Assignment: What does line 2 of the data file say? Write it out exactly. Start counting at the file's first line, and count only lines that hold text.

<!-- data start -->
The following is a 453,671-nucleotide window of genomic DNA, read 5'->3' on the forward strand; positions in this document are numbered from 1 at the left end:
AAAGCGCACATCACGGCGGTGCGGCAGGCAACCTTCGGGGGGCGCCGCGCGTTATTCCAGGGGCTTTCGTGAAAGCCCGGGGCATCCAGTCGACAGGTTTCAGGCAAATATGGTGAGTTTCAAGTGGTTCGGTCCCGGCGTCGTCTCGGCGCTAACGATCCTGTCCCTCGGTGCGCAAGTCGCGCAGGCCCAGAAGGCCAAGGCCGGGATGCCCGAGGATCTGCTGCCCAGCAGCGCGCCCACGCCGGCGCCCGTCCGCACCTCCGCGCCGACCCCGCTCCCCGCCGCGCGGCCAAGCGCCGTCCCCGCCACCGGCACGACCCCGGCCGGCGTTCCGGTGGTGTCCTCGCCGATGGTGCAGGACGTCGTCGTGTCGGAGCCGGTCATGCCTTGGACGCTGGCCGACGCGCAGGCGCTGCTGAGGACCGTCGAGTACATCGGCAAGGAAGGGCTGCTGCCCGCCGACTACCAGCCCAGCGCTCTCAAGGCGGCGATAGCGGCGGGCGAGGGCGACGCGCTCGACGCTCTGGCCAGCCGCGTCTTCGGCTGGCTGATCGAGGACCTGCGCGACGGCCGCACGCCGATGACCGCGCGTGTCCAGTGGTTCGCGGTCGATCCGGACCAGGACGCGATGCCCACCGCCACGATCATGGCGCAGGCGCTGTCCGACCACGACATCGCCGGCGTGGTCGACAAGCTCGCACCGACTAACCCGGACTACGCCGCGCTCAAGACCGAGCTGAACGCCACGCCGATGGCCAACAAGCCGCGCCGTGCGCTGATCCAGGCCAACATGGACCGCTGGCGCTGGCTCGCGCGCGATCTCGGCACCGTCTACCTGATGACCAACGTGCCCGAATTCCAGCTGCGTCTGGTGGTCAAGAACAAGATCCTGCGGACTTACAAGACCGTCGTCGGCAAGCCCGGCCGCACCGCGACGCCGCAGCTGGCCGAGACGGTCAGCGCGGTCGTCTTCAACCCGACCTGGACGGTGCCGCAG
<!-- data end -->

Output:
AAAGCGCACATCACGGCGGTGCGGCAGGCAACCTTCGGGGGGCGCCGCGCGTTATTCCAGGGGCTTTCGTGAAAGCCCGGGGCATCCAGTCGACAGGTTTCAGGCAAATATGGTGAGTTTCAAGTGGTTCGGTCCCGGCGTCGTCTCGGCGCTAACGATCCTGTCCCTCGGTGCGCAAGTCGCGCAGGCCCAGAAGGCCAAGGCCGGGATGCCCGAGGATCTGCTGCCCAGCAGCGCGCCCACGCCGGCGCCCGTCCGCACCTCCGCGCCGACCCCGCTCCCCGCCGCGCGGCCAAGCGCCGTCCCCGCCACCGGCACGACCCCGGCCGGCGTTCCGGTGGTGTCCTCGCCGATGGTGCAGGACGTCGTCGTGTCGGAGCCGGTCATGCCTTGGACGCTGGCCGACGCGCAGGCGCTGCTGAGGACCGTCGAGTACATCGGCAAGGAAGGGCTGCTGCCCGCCGACTACCAGCCCAGCGCTCTCAAGGCGGCGATAGCGGCGGGCGAGGGCGACGCGCTCGACGCTCTGGCCAGCCGCGTCTTCGGCTGGCTGATCGAGGACCTGCGCGACGGCCGCACGCCGATGACCGCGCGTGTCCAGTGGTTCGCGGTCGATCCGGACCAGGACGCGATGCCCACCGCCACGATCATGGCGCAGGCGCTGTCCGACCACGACATCGCCGGCGTGGTCGACAAGCTCGCACCGACTAACCCGGACTACGCCGCGCTCAAGACCGAGCTGAACGCCACGCCGATGGCCAACAAGCCGCGCCGTGCGCTGATCCAGGCCAACATGGACCGCTGGCGCTGGCTCGCGCGCGATCTCGGCACCGTCTACCTGATGACCAACGTGCCCGAATTCCAGCTGCGTCTGGTGGTCAAGAACAAGATCCTGCGGACTTACAAGACCGTCGTCGGCAAGCCCGGCCGCACCGCGACGCCGCAGCTGGCCGAGACGGTCAGCGCGGTCGTCTTCAACCCGACCTGGACGGTGCCGCAG